Last year, I posted two articles about Apple’s OS X 10.6 “Snow Leopard” and its new 64-bit kernel. The upshot was that, although just about every Mac made since mid-2008 is 64-bit capable, only the Xserve boots in 64-bit mode by default. Since my main computer is a glorious 27″ iMac that runs 64-bit Snow Leopard perfectly, I decided to permanently set it to boot this way. Here’s how you can set your Mac to boot 64-bit Snow Leopard, too!
- Open Terminal
- As I mentioned in the article, No 64-Bit Snow Leopard Kernel For You!, only Macs with 64-bit EFI firmware will run Snow Leopard’s kernel in 64-bit mode out of the box. Check if your system is compatible by typing the following command
ioreg -l -p IODeviceTree | grep firmware-abi
- If it says “EFI64â€³, your system is capable of easily booting into 64-bit Snow Leopard. Otherwise, you need to go looking for a more-complicated method.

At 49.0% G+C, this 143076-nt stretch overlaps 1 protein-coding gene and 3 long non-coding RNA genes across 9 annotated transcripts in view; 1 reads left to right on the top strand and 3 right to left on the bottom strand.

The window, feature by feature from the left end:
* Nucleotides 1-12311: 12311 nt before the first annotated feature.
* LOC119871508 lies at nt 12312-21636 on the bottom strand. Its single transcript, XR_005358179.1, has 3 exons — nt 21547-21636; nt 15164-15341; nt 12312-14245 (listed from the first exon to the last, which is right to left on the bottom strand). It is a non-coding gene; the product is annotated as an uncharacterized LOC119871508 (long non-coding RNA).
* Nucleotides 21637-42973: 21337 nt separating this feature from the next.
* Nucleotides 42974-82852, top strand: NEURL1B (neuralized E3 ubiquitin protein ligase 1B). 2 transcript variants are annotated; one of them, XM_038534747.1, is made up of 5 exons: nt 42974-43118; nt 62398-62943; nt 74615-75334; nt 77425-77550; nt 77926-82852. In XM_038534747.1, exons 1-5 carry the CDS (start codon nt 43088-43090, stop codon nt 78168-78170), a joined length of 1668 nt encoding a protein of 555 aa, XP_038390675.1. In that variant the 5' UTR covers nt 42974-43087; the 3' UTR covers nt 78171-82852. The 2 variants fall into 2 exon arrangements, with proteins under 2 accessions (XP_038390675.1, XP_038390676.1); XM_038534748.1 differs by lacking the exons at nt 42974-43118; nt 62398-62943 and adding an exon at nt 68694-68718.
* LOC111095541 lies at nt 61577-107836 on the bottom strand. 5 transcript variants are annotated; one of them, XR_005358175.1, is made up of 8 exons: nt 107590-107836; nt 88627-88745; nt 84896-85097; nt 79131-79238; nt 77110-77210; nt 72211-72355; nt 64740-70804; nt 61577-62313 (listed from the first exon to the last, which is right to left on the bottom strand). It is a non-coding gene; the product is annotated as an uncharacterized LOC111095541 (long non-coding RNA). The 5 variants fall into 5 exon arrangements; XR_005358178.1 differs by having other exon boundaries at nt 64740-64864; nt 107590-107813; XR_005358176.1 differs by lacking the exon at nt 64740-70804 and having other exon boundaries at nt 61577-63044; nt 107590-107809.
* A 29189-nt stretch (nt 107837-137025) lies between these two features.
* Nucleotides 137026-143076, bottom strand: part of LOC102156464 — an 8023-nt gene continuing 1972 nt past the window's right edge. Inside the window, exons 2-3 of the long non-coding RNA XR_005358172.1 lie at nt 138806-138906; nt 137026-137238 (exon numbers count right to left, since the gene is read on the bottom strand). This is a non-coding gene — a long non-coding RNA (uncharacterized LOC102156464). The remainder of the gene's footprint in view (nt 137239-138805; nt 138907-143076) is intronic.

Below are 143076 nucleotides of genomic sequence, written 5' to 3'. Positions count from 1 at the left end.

- You can test this capability by rebooting and holding down the “6” and “4” keys through the grey Apple screen. Check System Profiler (in the “Software” section) to see if you’re running a 64-bit kernel.
- Now let’s set the kernel configuration files to boot in 64-bit mode by default. Type the following command from Terminal (you’ll need to enter your password when prompted):
sudo defaults write \
'Kernel Flags' 'arch=x86_64'
- Finally, let’s set the NVRAM to boot in 64-bit mode as well. Type this command:
sudo nvram boot-args="arch=x86_64"
- Now you’re set. Your system will always boot in 64-bit mode. To get it to run 32-bit, just hold “3” and “2” through the Apple screen on reboot.
That’s it! You’ve now got a 64-bit Mac!